contagionist

contagionist

(kənˈteɪdʒənɪst)
n
obsolete a person who, before conclusive proof is available, maintains that certain diseases are contagious
References in periodicals archive ?
Quoting from the Memoire instructif sur l'epizootie, written by one of Louis XVI's leading advisors, Anne-Robert-Jacques Turgot in 1776, Dorothee Brantz showed how the French authorities also adopted a contagionist stance against rinderpest and insisted not only on segregating animals and burying the dead in quicklime, but also disinfecting the barns and stables with sulphuric acid to annul or counteract the miasmatic vapours that festered therein.
By examining the responses to cholera epidemics of the colonial administration and various European countries, as well as of the pilgrims themselves, Mishra shows how political and economic considerations led the British Indian Government to explain cholera as a "disease of locality," thus ignoring contagionist explanations, which had already gained acceptance in Europe.
City officials eventually sided with Currie's contagionist theory and blamed the disease on emigres from another revolutionary locale, Saint Domingue.
This combination of prevention and control measures reflected the unresolved conflict between contagionist and anti-contagionist views of cholera's causation.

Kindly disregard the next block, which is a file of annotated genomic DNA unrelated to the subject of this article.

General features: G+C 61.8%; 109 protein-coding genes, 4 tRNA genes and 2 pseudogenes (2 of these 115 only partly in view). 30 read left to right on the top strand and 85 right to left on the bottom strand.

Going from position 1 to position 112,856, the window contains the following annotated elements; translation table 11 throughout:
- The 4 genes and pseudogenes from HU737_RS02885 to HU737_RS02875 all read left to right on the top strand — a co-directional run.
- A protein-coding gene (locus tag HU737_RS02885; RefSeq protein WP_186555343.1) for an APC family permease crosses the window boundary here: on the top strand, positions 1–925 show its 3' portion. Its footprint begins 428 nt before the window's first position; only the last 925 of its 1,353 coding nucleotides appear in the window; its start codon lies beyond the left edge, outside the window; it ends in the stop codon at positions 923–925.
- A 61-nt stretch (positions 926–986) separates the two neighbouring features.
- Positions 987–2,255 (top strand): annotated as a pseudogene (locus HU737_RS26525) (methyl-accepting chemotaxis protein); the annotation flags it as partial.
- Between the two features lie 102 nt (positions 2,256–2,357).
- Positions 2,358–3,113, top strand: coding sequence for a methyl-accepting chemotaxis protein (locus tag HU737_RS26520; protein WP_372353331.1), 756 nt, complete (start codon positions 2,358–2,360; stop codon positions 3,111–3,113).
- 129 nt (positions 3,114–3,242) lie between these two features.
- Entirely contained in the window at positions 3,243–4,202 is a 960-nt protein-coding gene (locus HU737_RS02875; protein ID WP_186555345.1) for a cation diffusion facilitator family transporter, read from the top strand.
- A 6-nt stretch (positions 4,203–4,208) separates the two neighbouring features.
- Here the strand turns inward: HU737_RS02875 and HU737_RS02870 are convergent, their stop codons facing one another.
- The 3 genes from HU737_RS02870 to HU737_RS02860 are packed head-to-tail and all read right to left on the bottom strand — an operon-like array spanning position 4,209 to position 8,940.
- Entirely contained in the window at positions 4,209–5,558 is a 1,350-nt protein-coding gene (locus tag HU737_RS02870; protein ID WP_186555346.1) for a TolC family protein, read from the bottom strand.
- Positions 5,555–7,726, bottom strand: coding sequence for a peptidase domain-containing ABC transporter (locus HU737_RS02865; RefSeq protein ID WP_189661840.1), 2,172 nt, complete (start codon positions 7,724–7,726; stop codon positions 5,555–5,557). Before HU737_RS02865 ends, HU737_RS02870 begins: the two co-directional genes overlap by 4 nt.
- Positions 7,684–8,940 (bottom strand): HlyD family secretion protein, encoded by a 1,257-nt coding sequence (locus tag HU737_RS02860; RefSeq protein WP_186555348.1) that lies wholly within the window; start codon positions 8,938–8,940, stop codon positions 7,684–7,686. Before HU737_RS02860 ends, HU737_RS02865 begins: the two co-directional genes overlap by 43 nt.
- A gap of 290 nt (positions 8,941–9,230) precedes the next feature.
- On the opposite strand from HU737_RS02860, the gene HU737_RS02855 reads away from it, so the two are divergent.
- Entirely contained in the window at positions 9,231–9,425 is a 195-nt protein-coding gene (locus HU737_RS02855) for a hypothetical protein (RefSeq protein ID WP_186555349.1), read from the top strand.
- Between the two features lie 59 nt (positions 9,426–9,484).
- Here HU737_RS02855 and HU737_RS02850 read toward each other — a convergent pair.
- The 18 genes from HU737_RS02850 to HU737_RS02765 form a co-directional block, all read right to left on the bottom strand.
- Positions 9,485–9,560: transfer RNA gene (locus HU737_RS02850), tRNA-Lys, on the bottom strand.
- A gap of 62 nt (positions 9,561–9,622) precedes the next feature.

For the contagionist, Quentin's feverish shaking indicates that something has been passed to him from another person.
Ackerknecht suggested that authoritarian regimes that placed emphasis on the interests of the community and the state subscribed to the contagionist thesis with its corollary of quarantine, while more liberal regimes with their stress on the primacy of individual freedom were anti-contagious and focused on the importance of sanitation reform.
Although no one could explain why, as one contagionist put it, there were marshes without malaria, and malaria without marshes, miasmatic or exhalation theory was the ruling orthodoxy for most of the nineteenth century.
In the final decade of the nineteenth century the germ theory of disease gradually became the dominant scientific paradigm of infection, replacing the contagionist and miasmatist theories that had previously been regarded as scientific orthodoxy.
30) Most nineteenth-century physicians embraced either the contagionist (exotic, imported, spread by person-to-person contact) or the anticontagionist (endemic, spread by disease vector-to-person contact) theories of disease etiology.
It is inaccurate to pose 19th century contagionist theory as the banner of the conservatives, and the environmental theory as the banner of the radicals, as Livesey and Lipsius do.
It did not help the germ-focused contagionists that their exquisite theory came with no new treatments, nor did it help that their successes were closely aligned with a kind of colonial triumphalism that relegated traditional knowledge to the realm of ignorant superstition.
7,8) This epidemiological question was debated extensively from the 1840s onwards between groups of so-called contagionists and anti-contagionists.